for National Geographic News
A newly developed bio-computer allows scientists to "program" molecules to carry out "commands" inside cells.
Such devices could one day allow humans to manipulate biological systems directly, said the California Institute of Technology's Christina Smolke, who co-authored the study, which will be published tomorrow in the journal Science.
Bio-computers might eventually serve as brains for producing biofuels from cells, for example, or to control "smart drugs" that medicate only under certain conditions.
For example, a smart drug could sample a cellular environment and trigger a self-destruct sequence if disease is detected, Smolke said.
(See a glossary of genetic terms.)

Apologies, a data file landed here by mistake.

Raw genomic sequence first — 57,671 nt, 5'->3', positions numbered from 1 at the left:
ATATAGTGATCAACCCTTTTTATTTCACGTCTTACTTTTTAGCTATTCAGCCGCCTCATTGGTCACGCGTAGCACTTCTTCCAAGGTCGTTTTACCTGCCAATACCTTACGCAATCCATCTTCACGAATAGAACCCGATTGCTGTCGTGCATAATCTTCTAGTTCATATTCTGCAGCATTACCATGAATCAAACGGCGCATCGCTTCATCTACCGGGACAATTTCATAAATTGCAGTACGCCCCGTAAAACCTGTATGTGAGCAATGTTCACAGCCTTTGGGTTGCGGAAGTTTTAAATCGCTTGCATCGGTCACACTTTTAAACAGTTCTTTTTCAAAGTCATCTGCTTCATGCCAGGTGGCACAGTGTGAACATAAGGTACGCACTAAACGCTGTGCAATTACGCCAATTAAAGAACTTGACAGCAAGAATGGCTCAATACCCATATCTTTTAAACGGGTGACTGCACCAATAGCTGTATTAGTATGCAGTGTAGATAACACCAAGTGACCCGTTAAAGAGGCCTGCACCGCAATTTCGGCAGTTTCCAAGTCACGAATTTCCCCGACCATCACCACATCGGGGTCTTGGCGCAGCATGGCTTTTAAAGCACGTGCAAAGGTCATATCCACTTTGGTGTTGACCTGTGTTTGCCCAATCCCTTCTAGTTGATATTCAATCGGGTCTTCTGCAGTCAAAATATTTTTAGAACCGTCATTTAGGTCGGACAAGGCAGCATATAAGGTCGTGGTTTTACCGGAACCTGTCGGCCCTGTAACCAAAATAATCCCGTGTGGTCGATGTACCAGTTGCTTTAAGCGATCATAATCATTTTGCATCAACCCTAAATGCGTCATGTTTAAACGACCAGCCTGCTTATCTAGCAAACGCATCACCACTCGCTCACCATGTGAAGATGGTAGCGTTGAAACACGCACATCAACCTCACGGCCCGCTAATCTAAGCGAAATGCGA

The new bio-computer consists of snippets of engineered RNA assembled inside a yeast cell.
RNA is a biological molecule similar to DNA, which encodes genetic information, such as how to make various proteins.
In engineering terms, the bio-computer's "inputs" are molecules floating around inside the cell. The "output" manifests as changes in protein production.
For example, an RNA computer may be able to bind with two different molecules. If both target molecules attach to it, they trigger the device to change shape.
The altered bio-computer is now the right shape to bind to DNA, where it can directly affect gene expression and ramp up or slow down the making of desired proteins.
Those proteins can affect the cell in various ways, such as killing it if it is cancerous.
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